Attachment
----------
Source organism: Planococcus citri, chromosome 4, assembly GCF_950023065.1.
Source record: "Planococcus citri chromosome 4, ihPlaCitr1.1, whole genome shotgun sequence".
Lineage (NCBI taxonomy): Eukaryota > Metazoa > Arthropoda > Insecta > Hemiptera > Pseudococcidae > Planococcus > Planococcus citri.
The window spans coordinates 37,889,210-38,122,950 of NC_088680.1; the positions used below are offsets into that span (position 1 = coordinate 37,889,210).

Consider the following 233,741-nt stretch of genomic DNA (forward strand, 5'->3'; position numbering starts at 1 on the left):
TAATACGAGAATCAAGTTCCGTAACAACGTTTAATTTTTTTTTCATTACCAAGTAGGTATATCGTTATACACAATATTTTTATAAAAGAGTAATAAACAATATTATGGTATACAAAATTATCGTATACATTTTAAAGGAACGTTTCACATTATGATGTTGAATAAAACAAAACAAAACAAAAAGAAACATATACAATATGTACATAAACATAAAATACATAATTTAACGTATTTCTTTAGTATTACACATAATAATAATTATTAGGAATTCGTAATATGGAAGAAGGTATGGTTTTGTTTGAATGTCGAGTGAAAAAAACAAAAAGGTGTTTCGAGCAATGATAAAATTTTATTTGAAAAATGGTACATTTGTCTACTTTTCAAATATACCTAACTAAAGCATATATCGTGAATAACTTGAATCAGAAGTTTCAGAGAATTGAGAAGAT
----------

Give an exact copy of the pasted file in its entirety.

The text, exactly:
Source organism: Planococcus citri, chromosome 4, assembly GCF_950023065.1.
Source record: "Planococcus citri chromosome 4, ihPlaCitr1.1, whole genome shotgun sequence".
Lineage (NCBI taxonomy): Eukaryota > Metazoa > Arthropoda > Insecta > Hemiptera > Pseudococcidae > Planococcus > Planococcus citri.
The window spans coordinates 37,889,210-38,122,950 of NC_088680.1; the positions used below are offsets into that span (position 1 = coordinate 37,889,210).

Consider the following 233,741-nt stretch of genomic DNA (forward strand, 5'->3'; position numbering starts at 1 on the left):
TAATACGAGAATCAAGTTCCGTAACAACGTTTAATTTTTTTTTCATTACCAAGTAGGTATATCGTTATACACAATATTTTTATAAAAGAGTAATAAACAATATTATGGTATACAAAATTATCGTATACATTTTAAAGGAACGTTTCACATTATGATGTTGAATAAAACAAAACAAAACAAAAAGAAACATATACAATATGTACATAAACATAAAATACATAATTTAACGTATTTCTTTAGTATTACACATAATAATAATTATTAGGAATTCGTAATATGGAAGAAGGTATGGTTTTGTTTGAATGTCGAGTGAAAAAAACAAAAAGGTGTTTCGAGCAATGATAAAATTTTATTTGAAAAATGGTACATTTGTCTACTTTTCAAATATACCTAACTAAAGCATATATCGTGAATAACTTGAATCAGAAGTTTCAGAGAATTGAGAAGAT